Soccer  > General Soccer  > "Chepo" era starts in Mexico
February 4, 2011, 04:46 PM
It's the start of the "Chepo" era in Mexican soccer. It doesn't look all that dissimilar from the end of the Javier Aguirre era.

After much talk and speculation, manager Jose Manuel de la Torre's first camp of Mexican national team invitees included many from Aguirre's 2010 World Cup roster.

From the group of Mexicans playing in Europe, those called in were Javier "Chicharito" Hern??ndez (Manchester United), H??ctor Moreno (AZ Alkmaar), Francisco Javier Maza Rodr??guez (PSV Eindhoven), Carlos Salcido (Fulham), Pablo Barrera (West Ham) and Giovani Dos Santos (Racing de Santander)

The rest ply their trade in Mexico, and also are not surprising: goalkeepers Jes??s Corona (Cruz Azul) and Alfredo Talavera (Toluca); defenders Paul Aguilar (Pachuca), Iv??n Guti Estrada (Santos), ??dgar Due??as (Toluca), Jonny Magall??n (Guadalajara), Jorge Torres Nilo (Tigres); midfielders Gerardo Torrado (Cruz Azul), Israel Castro (Pumas), Jes??s Zavala (Monterrey), Antonio Naelson "Sinha" (Toluca), Luis P??rez (Monterrey), ??dgar Pacheco (Atlas), N??stor Calder??n (Toluca), Jos?? Mar??a C??rdenas (Santos); and forward Aldo De Nigris (Monterrey).

Toluca, which De la Torre coached from 2008-2010 and has the third-best record in the Mexican Clausura, has most players on the roster with four, while Am??rica, Jaguares and San Luis were exempted due to Copa Libertadores matches.

The European-based call-ups on Friday ended de la Torre's first week in command of El Tri, givng him four full days before his first match in charge against Bosnia on Wednesday in Atlanta.

So far, a three-day training camp this week in Mexico City with the domestically based players has given De la Torre a chance to meet all the players, learn their goals and, above all, get a sense of their commitment to the national team.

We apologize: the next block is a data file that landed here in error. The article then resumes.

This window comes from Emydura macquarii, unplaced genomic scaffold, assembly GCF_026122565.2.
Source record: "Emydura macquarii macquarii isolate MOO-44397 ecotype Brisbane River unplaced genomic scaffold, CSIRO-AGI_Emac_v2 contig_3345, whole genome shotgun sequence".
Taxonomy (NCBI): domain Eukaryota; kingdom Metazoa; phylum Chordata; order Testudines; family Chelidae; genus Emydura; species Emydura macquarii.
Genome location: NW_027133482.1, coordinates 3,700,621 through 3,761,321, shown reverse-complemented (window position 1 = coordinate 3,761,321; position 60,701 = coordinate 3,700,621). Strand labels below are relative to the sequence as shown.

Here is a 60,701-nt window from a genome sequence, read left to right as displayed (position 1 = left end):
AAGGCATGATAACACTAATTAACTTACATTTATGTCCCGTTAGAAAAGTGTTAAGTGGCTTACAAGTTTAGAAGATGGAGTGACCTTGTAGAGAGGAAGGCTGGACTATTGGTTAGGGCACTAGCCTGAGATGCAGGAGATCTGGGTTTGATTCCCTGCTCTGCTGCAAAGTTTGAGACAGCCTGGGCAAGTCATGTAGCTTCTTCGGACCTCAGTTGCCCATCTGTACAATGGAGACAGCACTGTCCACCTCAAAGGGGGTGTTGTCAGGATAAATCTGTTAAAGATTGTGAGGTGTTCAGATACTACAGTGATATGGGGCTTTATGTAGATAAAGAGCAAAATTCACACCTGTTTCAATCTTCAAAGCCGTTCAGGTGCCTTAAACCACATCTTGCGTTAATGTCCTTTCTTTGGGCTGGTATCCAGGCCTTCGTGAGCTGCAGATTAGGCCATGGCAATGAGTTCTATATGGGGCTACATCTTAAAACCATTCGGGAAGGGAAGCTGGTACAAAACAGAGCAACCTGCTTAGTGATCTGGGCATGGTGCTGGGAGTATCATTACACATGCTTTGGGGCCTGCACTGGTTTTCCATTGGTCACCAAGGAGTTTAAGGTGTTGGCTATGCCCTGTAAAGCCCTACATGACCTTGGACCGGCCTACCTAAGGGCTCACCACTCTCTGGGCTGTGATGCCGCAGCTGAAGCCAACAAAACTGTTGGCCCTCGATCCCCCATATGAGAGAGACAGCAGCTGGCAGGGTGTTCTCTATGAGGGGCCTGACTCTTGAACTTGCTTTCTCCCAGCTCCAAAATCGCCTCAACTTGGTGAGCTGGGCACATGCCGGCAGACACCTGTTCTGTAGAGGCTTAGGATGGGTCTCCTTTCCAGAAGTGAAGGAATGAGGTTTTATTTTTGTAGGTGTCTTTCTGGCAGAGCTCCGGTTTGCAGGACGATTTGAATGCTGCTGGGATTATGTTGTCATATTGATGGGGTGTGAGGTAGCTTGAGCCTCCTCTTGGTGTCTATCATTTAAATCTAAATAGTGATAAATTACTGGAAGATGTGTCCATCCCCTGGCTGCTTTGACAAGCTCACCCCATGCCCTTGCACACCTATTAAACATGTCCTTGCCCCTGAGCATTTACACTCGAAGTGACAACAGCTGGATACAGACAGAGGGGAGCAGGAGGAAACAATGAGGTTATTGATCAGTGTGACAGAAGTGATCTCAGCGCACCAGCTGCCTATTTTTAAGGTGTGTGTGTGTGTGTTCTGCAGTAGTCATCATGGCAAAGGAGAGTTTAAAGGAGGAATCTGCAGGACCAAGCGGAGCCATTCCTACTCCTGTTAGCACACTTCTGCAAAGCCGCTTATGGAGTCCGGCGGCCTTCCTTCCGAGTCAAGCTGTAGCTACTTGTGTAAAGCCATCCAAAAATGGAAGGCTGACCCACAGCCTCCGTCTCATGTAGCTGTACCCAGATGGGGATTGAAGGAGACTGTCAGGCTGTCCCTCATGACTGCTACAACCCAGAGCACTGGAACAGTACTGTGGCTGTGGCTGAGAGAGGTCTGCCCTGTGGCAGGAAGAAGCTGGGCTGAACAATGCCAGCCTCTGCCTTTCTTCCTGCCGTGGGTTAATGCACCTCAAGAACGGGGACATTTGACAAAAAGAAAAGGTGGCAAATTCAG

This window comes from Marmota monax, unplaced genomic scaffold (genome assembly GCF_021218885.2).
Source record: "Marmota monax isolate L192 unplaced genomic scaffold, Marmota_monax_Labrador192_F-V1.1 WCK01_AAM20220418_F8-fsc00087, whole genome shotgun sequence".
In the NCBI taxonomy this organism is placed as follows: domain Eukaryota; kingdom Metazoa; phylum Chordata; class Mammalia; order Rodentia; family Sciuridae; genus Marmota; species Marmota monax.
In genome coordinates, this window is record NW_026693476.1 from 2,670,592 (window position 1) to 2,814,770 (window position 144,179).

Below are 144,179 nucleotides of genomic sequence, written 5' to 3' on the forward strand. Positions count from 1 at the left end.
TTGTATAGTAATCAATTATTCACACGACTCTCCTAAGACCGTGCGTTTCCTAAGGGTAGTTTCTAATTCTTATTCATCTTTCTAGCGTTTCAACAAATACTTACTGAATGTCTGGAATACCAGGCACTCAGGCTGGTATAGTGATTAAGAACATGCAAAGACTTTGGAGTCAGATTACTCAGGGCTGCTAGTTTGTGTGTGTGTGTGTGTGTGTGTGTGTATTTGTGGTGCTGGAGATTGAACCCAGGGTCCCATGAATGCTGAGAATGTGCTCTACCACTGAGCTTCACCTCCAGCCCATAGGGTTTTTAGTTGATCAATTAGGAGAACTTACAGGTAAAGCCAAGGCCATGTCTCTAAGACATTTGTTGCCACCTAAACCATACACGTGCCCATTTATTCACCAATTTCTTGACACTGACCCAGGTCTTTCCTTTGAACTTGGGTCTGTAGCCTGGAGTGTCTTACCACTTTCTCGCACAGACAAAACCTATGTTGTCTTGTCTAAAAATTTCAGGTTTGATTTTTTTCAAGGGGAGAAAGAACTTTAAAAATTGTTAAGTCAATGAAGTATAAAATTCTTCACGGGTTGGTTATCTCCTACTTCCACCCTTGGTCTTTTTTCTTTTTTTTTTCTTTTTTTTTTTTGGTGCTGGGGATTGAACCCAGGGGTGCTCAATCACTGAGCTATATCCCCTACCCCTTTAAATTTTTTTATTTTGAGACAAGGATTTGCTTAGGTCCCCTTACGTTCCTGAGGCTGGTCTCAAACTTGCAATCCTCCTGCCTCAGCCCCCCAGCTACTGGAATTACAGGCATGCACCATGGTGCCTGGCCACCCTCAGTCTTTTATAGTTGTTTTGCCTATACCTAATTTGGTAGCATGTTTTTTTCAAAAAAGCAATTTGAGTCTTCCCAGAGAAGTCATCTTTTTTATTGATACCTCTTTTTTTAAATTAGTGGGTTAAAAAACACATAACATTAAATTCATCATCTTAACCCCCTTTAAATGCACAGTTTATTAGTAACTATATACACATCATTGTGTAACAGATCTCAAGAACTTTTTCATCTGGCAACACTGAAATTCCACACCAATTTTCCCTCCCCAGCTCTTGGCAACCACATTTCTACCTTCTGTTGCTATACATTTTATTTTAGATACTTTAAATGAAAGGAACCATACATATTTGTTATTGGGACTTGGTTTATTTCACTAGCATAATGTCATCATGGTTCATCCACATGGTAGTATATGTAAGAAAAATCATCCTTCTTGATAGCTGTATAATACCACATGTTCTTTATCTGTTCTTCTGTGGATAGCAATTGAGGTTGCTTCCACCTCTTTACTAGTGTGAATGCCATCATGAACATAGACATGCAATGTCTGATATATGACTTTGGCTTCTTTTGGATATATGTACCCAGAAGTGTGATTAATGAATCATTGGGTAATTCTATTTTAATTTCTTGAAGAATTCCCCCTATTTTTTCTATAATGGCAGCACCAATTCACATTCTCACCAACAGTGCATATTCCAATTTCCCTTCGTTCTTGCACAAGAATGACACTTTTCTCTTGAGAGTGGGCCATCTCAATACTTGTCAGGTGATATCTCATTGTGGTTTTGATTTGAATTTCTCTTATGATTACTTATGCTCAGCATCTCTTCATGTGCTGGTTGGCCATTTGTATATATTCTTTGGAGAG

He has released a handful from traveling to Atlanta, but reiterating "all players should be ready when they are called up on."

That's his way of saying he expects no player to give up or feel that he has a guaranteed spot on the national team.

"Whenever you finish a training session like this one, you need to communicate about what is coming up in the future," De la Torre said. "The player is beginning a process and anyone can be called up. The only thing you can't do is to stop working hard because you never know when you will be called upon.

"It's like when you go to school and you always have your homework but the one day you don't do it is when they ask you for it. You have to be prepared."

Despite his original comments that European-based players would need to be in form as well as playing in their club's first 11, De la Torre indicated that their summoning was more to speak directly to them and let them know that changes are pending.

"That's how the player has to be," he said. "You always need to be ready if you want to be in the national team, because we are national team players 24 hours-a-day, 365 days-a-year.

"Thus we are all part of a process, and whoever comes from Europe is mainly to get to know them, and so that they know that they will be continually observed at their clubs. We have to pay close attention to them because we don't know what will happen in the future, and give them a good sense of what we want to accomplish."

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